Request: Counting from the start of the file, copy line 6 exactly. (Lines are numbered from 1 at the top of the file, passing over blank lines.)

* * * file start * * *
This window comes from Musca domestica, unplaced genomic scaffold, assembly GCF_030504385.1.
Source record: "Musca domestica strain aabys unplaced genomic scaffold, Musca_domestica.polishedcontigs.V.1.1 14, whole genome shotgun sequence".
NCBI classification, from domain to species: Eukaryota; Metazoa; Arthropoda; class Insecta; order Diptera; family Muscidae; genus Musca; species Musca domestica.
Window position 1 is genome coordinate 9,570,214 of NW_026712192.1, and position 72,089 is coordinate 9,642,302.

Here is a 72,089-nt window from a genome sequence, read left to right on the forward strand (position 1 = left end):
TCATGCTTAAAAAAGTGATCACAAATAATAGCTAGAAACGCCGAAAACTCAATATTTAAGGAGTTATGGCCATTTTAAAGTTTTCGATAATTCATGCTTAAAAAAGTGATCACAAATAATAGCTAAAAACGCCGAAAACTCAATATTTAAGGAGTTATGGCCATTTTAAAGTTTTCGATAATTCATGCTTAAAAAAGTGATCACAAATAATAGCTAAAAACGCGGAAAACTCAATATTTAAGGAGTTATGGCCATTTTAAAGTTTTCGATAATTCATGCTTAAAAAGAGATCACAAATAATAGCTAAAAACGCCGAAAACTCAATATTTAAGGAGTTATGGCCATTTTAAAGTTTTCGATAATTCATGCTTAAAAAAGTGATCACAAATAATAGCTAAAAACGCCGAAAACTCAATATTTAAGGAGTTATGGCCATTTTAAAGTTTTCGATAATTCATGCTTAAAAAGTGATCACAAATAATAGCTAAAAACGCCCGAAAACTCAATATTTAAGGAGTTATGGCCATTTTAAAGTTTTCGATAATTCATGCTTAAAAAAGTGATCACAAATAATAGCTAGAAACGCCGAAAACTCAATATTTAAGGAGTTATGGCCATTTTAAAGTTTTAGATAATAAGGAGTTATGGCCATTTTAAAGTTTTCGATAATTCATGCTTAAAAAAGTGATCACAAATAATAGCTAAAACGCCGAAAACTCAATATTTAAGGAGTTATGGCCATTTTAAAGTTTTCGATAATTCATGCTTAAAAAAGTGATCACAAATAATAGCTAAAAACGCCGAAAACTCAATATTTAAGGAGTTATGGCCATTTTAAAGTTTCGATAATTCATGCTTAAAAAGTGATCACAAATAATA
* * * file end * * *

TCATGCTTAAAAAAGTGATCACAAATAATAGCTAGAAACGCCGAAAACTCAATATTTAAGGAGTTATGGCCATTTTAAAGTTTTCGATAATTCATGCTTAAAAAAGTGATCACAAATAATAGCTAAAAACGCCGAAAACTCAATATTTAAGGAGTTATGGCCATTTTAAAGTTTTCGATAATTCATGCTTAAAAAAGTGATCACAAATAATAGCTAAAAACGCGGAAAACTCAATATTTAAGGAGTTATGGCCATTTTAAAGTTTTCGATAATTCATGCTTAAAAAGAGATCACAAATAATAGCTAAAAACGCCGAAAACTCAATATTTAAGGAGTTATGGCCATTTTAAAGTTTTCGATAATTCATGCTTAAAAAAGTGATCACAAATAATAGCTAAAAACGCCGAAAACTCAATATTTAAGGAGTTATGGCCATTTTAAAGTTTTCGATAATTCATGCTTAAAAAGTGATCACAAATAATAGCTAAAAACGCCCGAAAACTCAATATTTAAGGAGTTATGGCCATTTTAAAGTTTTCGATAATTCATGCTTAAAAAAGTGATCACAAATAATAGCTAGAAACGCCGAAAACTCAATATTTAAGGAGTTATGGCCATTTTAAAGTTTTAGATAATAAGGAGTTATGGCCATTTTAAAGTTTTCGATAATTCATGCTTAAAAAAGTGATCACAAATAATAGCTAAAACGCCGAAAACTCAATATTTAAGGAGTTATGGCCATTTTAAAGTTTTCGATAATTCATGCTTAAAAAAGTGATCACAAATAATAGCTAAAAACGCCGAAAACTCAATATTTAAGGAGTTATGGCCATTTTAAAGTTTCGATAATTCATGCTTAAAAAGTGATCACAAATAATA